"It's the most entertaining campaign ever and the essence of American politics is entertainment."
The view of one 19-year-old Chinese student watching the US presidential race from Beijing.
He's not the only one laughing. Whether Hillary Clinton or Donald Trump wins on 8 November, the Chinese Communist Party believes it is already a winner.
For decades it has said that American democracy is a sham, rigged by and for a narrow elite. Now the Republican candidate for the White House says the same.
For decades Beijing has smarted under American disapproval for locking up political enemies. Now Donald Trump says "crooked Hillary" should be in jail.
Political prosecutions are staples of the Chinese Communist Party rule book, but no-one, least of all in China, expects that rule book to provide any guide for the United States. And then there's the trading of personal insults and allegations about Clinton's mishandling of emails and Trump's treatment of women.
"The race to the bottom will make people rethink the value of democracy," commented one Chinese state-owned newspaper. Another said the presidential race had become "an unprecedented joke".
Of course it would be dangerous for Chinese media or public to turn the same candour on their own political system. The only institution they can safely describe as a joke is the national football team. But censorship aside, I sense that there is real damage to the reputation of the American political system as a result of this year's toxic presidential race.
Another Chinese student told me why she was unimpressed.
"I think the competition will just intensify the clashes between different social groups and have a kind of splitting effect instead of a unifying effect. I don't think this system works."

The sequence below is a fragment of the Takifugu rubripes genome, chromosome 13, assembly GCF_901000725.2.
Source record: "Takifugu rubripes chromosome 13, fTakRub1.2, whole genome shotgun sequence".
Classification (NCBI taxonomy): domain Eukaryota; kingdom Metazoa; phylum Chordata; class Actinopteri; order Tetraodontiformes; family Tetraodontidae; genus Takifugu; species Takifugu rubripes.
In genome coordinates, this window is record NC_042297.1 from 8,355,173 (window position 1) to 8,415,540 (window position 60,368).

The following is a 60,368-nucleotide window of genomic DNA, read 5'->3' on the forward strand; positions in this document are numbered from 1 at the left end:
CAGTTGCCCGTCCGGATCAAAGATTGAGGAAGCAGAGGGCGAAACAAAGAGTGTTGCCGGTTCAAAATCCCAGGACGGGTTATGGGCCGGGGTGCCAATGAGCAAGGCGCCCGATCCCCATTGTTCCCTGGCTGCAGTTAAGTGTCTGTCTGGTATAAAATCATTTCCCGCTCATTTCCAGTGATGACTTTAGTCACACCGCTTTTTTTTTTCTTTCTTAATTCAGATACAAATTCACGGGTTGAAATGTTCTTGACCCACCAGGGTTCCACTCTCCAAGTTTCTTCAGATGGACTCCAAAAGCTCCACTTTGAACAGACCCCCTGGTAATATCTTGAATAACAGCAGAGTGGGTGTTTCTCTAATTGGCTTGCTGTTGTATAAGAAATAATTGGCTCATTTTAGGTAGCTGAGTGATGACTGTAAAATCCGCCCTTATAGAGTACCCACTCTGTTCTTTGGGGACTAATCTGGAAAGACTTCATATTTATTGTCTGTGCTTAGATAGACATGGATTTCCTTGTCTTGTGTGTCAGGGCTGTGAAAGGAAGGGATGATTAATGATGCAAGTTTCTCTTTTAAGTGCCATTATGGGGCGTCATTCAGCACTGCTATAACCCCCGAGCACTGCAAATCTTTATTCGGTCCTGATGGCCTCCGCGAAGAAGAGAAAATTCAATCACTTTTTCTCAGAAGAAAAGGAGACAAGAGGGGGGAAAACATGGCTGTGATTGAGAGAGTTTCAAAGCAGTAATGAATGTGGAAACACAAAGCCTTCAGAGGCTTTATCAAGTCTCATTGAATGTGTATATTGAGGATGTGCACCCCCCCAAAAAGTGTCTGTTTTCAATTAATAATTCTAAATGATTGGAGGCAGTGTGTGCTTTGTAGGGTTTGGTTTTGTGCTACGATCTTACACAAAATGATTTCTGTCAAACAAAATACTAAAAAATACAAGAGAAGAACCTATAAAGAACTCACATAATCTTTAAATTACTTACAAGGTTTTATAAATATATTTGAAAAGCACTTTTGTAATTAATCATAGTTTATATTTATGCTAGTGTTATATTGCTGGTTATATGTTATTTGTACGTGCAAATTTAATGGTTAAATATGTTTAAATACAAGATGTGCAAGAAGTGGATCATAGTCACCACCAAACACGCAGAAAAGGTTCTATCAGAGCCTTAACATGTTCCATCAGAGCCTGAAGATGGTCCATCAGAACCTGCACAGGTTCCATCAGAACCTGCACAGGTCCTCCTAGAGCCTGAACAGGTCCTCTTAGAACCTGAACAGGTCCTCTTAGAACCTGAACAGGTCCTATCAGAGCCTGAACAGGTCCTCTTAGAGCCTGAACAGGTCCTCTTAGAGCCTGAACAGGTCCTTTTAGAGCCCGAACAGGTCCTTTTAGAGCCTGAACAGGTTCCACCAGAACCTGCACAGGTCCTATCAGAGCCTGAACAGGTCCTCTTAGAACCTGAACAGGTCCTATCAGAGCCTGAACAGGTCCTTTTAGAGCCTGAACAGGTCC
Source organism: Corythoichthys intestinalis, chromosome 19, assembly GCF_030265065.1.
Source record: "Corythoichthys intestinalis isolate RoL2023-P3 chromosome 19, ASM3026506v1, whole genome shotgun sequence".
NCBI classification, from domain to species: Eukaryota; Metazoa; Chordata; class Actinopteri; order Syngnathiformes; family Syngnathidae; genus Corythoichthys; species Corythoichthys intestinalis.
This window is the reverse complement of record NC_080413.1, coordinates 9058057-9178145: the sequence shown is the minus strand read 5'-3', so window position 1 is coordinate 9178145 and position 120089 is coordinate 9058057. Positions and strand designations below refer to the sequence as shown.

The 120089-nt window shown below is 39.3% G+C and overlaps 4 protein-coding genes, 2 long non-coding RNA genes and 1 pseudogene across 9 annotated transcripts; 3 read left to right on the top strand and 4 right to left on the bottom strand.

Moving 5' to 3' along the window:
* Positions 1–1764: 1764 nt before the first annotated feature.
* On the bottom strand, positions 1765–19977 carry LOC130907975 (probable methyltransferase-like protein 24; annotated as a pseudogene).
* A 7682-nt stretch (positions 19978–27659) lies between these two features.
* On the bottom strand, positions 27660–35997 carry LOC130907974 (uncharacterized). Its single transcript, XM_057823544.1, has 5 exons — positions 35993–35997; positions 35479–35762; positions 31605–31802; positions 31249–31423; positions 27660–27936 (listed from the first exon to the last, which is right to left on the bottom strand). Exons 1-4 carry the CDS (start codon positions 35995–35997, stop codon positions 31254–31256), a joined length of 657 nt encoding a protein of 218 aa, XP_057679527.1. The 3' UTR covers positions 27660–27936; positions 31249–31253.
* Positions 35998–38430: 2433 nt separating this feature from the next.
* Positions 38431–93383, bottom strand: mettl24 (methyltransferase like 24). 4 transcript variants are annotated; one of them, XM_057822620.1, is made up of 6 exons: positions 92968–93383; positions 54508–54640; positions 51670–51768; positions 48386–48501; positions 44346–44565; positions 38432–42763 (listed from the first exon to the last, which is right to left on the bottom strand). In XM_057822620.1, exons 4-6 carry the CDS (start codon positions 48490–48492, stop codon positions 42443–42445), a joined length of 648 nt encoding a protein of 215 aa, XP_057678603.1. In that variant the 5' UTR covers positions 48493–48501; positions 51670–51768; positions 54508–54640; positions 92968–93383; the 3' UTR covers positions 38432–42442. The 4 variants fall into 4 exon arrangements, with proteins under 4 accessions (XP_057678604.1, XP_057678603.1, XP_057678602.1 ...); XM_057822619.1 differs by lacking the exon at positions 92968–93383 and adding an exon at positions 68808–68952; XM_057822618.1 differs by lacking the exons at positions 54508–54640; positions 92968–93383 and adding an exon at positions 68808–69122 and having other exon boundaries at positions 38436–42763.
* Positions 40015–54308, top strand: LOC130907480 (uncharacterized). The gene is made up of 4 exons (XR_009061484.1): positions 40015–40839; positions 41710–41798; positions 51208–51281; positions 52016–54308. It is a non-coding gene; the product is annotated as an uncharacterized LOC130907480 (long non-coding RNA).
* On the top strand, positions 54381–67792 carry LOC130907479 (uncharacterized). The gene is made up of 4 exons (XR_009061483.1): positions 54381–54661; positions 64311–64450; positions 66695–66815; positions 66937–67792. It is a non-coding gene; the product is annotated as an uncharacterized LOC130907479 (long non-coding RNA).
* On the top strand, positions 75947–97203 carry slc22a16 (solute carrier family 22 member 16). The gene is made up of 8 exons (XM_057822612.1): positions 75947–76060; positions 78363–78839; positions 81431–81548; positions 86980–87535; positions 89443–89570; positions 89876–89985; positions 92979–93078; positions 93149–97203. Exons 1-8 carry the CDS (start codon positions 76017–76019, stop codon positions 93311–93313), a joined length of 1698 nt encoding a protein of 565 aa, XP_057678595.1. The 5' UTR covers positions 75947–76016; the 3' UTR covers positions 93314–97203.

In some ways, this disillusion feels like a long term trend. My own sense is that the highpoint of Chinese admiration for Western democracy came during and just after the Tiananmen Square protests in 1989. And a quarter of a century ago, with the fall of communist regimes in Eastern Europe and the break-up of the Soviet Union, even many members of the Chinese Communist Party told me their own one-party state could not last.
But then Russian democracy faltered, military adventures and the global financial crisis dented US credibility, and the unravelling of the Arab spring undermined the appeal of electoral democracy among a Chinese public whose experience of civil war makes them fear chaos above almost all else.
In the same quarter century, China's one party state grew enormously richer. And its leaders embarked upon a huge campaign of "patriotic education" to take maximum propaganda advantage from the woes of others and the advances at home.
Since the arrival of President Xi Jinping, this trend has crystallised into an active confidence about China's model of "consultative democracy".
It may be conventional wisdom in political science that mature dictatorships inevitably democratise or stagnate. President Xi insists that China's scale and history make it an exceptional country, not bound by the rules that apply elsewhere.
At a conference this month to deepen the Communist Party's so called "dialogue with the world", senior party members explained the benefits of the Party's brand of consultative democracy.
Yang Rui for example, a well-known anchor on China's state television, told me it was a mistake to use the ballot box to decide everything "because you have to suppose every voter is rational and reasonable". He pointed to the American election campaign as an example of debased populism that threatens to entrench division and triviality.
"People seem to forget serious issues. They talk about sex, locker room conversation, men and lousy behaviour. Debates are getting nasty and that undermines the strength of Western democracy."
Fang Xinghai, another senior Party member and vice chair of the China Securities Regulatory Commission, said the strength of China's consultative system is the intense deliberation which takes place behind closed doors inside the Party itself.
"This has allowed China forty years of uninterrupted growth within a stable system. Quiet deliberation is a more effective form of policy than a public shouting match, because policy making is complicated."